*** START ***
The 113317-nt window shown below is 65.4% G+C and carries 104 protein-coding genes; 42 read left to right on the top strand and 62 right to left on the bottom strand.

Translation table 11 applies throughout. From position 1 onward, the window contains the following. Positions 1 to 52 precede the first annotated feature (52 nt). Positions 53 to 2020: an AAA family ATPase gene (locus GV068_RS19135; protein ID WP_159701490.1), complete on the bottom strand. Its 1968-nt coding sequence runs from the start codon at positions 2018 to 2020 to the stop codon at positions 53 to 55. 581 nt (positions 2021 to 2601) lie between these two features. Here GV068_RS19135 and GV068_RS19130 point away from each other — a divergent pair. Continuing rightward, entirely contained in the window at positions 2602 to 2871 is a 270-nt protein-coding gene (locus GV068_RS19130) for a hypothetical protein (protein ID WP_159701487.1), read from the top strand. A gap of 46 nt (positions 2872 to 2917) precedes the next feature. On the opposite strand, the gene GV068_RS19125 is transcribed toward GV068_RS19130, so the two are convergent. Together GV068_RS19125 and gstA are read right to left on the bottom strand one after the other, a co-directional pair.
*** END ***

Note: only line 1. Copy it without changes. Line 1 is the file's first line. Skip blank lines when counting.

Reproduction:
The 113317-nt window shown below is 65.4% G+C and carries 104 protein-coding genes; 42 read left to right on the top strand and 62 right to left on the bottom strand.